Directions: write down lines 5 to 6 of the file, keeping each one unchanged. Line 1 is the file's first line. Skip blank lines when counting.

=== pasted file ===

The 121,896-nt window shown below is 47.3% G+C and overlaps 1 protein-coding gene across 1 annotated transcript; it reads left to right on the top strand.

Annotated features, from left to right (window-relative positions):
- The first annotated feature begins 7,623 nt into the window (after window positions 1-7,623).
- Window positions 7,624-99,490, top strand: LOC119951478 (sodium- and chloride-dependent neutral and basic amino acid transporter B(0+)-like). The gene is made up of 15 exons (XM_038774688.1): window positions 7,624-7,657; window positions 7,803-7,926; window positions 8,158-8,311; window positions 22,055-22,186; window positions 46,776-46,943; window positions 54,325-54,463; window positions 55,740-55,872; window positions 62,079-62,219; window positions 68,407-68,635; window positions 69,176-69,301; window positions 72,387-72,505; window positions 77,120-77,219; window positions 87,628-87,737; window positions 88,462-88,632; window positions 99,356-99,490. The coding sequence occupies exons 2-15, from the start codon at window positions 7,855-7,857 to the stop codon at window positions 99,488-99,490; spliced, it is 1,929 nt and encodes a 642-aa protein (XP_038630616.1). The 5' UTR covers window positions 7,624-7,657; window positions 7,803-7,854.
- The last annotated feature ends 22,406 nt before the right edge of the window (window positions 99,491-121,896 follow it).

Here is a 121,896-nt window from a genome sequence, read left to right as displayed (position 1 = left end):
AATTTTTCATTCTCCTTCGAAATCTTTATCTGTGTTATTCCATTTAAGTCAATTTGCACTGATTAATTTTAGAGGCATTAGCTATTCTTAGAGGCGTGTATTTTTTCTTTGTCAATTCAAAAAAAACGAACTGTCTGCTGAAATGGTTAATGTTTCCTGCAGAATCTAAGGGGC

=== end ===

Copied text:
- The last annotated feature ends 22,406 nt before the right edge of the window (window positions 99,491-121,896 follow it).

Here is a 121,896-nt window from a genome sequence, read left to right as displayed (position 1 = left end):